A final wrinkle to the 401(k) is what’s known as the Required Minimum Distribution, or RMD. This is a requirement that 401(k) holders make a minimum required distribution from their account upon reaching a certain age (currently that age is 72). Upon reaching this age, individuals must withdraw at least a certain amount of their 401(k) plan as specified by IRS tables based on life expectancy.


A similar sounding (and similar operating) retirement account option is provided by a 401(a). Like a 401(k), the 401(a) is an employer-sponsored plan and is usually available to government workers and employees of specified nonprofits and educational institutions. With a 401(a) the employer is required to make contributions (unlike a 401(k)), while employee contributions are only voluntary but are capped at 25% of the employee’s income.  


Another variation on the 401(k) is the 403(b), which is designed for employees of specified tax-exempt organizations like public school teachers, church employees, or employees of tax-exempt 501(c)(3) organizations. These plans are incredibly similar to a 401(k), and allow employees to save for retirement through payroll deductions taken by their employer, with the same yearly contribution caps as the 401(k). Also, and stop us if you’ve heard this before, but the 403(b) comes in both traditional and Roth versions (with the same broad breakdown of traditional being pre-tax and Roth being post-tax).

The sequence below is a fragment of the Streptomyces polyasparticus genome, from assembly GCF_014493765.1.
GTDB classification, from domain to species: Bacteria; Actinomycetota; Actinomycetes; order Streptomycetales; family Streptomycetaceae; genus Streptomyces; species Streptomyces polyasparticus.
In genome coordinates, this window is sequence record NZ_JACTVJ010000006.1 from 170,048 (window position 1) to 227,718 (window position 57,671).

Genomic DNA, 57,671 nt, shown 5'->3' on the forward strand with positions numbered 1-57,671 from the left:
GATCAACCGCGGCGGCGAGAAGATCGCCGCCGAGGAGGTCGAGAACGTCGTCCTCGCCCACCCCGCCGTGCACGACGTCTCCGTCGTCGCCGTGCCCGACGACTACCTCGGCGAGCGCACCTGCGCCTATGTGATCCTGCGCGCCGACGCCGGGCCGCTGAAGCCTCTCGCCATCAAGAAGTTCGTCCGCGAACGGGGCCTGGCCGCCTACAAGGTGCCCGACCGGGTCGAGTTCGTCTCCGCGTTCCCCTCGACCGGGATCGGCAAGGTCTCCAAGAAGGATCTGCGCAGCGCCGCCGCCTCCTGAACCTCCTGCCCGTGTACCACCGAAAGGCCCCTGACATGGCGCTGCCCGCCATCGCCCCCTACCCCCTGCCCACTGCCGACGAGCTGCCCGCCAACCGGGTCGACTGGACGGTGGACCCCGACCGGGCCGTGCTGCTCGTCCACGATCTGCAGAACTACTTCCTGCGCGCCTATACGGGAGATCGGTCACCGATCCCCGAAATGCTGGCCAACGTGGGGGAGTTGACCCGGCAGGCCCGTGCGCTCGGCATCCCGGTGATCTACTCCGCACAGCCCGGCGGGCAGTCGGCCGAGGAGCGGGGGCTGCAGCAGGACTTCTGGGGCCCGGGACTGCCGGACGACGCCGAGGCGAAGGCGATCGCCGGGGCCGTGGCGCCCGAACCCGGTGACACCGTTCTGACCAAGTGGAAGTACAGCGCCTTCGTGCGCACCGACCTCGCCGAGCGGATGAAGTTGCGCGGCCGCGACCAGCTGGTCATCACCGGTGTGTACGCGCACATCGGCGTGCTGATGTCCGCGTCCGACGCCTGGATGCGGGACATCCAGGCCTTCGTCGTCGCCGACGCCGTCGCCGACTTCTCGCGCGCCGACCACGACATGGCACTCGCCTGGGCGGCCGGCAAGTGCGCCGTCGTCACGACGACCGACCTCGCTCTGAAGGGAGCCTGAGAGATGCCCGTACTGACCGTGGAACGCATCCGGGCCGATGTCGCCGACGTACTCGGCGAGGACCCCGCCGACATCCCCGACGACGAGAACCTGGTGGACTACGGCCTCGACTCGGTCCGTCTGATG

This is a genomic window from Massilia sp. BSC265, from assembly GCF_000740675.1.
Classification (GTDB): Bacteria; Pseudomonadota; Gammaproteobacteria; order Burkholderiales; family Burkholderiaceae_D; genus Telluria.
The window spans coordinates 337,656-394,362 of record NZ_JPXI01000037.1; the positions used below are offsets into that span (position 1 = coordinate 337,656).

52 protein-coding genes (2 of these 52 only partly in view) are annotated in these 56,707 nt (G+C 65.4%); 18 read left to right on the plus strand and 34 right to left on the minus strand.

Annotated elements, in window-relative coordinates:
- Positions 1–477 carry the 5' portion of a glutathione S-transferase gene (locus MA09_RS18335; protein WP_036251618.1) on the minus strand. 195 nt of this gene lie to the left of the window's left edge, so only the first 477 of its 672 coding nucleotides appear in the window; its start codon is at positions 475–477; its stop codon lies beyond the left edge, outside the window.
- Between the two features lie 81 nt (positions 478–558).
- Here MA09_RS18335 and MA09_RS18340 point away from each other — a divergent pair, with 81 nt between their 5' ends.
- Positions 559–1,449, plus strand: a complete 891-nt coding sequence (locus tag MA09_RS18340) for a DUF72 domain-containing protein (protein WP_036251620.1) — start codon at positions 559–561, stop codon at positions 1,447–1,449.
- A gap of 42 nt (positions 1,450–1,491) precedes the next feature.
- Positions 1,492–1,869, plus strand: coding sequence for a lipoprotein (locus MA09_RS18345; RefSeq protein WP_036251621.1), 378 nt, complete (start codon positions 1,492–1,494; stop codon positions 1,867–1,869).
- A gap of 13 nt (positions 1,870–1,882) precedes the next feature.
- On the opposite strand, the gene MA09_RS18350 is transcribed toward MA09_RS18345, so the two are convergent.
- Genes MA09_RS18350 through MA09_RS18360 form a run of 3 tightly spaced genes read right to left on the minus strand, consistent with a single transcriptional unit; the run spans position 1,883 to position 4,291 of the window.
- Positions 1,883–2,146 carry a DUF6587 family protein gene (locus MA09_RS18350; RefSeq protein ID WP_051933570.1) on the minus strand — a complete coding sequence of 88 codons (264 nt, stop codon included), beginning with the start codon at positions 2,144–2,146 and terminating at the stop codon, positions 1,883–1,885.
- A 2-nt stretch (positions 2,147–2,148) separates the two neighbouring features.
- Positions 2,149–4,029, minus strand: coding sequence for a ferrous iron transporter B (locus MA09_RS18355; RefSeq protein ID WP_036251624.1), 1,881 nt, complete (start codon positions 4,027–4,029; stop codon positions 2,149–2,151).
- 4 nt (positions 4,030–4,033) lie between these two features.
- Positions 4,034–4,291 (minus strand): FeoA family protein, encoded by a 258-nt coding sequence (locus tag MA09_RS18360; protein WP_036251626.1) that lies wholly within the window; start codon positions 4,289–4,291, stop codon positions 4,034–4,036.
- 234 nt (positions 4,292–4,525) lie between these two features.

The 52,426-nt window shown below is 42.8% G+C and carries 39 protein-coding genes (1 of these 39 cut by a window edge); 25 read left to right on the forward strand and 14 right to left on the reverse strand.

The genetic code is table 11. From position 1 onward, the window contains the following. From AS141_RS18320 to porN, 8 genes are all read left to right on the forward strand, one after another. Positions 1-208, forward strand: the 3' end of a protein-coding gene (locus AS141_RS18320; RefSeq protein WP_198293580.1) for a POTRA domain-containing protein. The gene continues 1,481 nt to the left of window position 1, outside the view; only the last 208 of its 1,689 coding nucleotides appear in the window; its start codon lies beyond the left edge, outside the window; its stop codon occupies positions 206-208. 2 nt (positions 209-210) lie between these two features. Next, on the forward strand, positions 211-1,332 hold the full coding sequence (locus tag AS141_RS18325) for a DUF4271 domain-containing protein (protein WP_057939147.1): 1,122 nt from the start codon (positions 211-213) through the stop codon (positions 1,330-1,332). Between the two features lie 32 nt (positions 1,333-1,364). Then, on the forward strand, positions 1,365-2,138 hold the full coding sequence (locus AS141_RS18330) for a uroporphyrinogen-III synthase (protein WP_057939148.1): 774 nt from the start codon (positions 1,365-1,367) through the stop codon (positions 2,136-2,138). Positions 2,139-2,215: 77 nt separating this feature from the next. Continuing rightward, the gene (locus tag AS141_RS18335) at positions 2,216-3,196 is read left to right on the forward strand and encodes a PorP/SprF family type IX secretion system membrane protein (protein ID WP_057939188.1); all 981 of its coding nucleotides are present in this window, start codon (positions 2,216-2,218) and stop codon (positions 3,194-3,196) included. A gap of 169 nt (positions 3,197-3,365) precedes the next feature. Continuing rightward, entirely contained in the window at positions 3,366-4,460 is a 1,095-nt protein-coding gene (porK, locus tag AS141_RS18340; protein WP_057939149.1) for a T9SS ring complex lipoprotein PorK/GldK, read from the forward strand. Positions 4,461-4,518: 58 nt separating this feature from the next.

The 403(b) has certain benefits when compared against the 401(k). First, 403(b) plans are often not subject to the stringent requirements imposed on other retirement plans by the Employee Retirement Income Security Act, known as ERISA, and therefore can come with lower administrative costs, which can help pass savings back to the retiree. In addition many 403(b) plans have a shorter vest period and some even allow for immediate vesting (the vesting period refers to the amount of time an employee will have to work for an organization before they are fully entitled to the employer’s contributions upon the employee leaving the company). Finally, certain employees with 15 or more years of employment at their particular organization may be eligible to make larger contributions towards their retirement. On the other hand, 403(b) plans often have a more limited choice of investment options compared to 401(k) plans.

Whatever your age, it’s never too soon to think about saving for your retirement. And while you should always consult a financial or retirement professional, a great first start is always to research all the possible options.